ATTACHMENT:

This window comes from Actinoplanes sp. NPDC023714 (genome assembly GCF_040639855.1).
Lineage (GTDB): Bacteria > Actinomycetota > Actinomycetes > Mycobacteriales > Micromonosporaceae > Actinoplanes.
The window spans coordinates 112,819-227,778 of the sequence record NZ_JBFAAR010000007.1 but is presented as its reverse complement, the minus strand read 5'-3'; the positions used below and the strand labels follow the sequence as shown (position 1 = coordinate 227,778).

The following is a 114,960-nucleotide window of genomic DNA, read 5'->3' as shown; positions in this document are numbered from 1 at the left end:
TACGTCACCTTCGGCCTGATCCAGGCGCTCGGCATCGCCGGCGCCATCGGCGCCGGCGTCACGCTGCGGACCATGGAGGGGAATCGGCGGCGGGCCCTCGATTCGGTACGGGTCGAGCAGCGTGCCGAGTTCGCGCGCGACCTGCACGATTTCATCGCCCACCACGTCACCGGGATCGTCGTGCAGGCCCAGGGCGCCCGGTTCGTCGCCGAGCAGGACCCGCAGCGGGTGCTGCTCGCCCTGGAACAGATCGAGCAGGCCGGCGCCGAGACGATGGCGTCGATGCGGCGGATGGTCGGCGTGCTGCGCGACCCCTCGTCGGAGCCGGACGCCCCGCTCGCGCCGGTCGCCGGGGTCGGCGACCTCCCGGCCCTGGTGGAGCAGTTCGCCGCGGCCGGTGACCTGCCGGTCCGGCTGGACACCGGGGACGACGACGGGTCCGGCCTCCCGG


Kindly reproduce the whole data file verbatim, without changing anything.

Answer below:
This window comes from Actinoplanes sp. NPDC023714 (genome assembly GCF_040639855.1).
Lineage (GTDB): Bacteria > Actinomycetota > Actinomycetes > Mycobacteriales > Micromonosporaceae > Actinoplanes.
The window spans coordinates 112,819-227,778 of the sequence record NZ_JBFAAR010000007.1 but is presented as its reverse complement, the minus strand read 5'-3'; the positions used below and the strand labels follow the sequence as shown (position 1 = coordinate 227,778).

The following is a 114,960-nucleotide window of genomic DNA, read 5'->3' as shown; positions in this document are numbered from 1 at the left end:
TACGTCACCTTCGGCCTGATCCAGGCGCTCGGCATCGCCGGCGCCATCGGCGCCGGCGTCACGCTGCGGACCATGGAGGGGAATCGGCGGCGGGCCCTCGATTCGGTACGGGTCGAGCAGCGTGCCGAGTTCGCGCGCGACCTGCACGATTTCATCGCCCACCACGTCACCGGGATCGTCGTGCAGGCCCAGGGCGCCCGGTTCGTCGCCGAGCAGGACCCGCAGCGGGTGCTGCTCGCCCTGGAACAGATCGAGCAGGCCGGCGCCGAGACGATGGCGTCGATGCGGCGGATGGTCGGCGTGCTGCGCGACCCCTCGTCGGAGCCGGACGCCCCGCTCGCGCCGGTCGCCGGGGTCGGCGACCTCCCGGCCCTGGTGGAGCAGTTCGCCGCGGCCGGTGACCTGCCGGTCCGGCTGGACACCGGGGACGACGACGGGTCCGGCCTCCCGG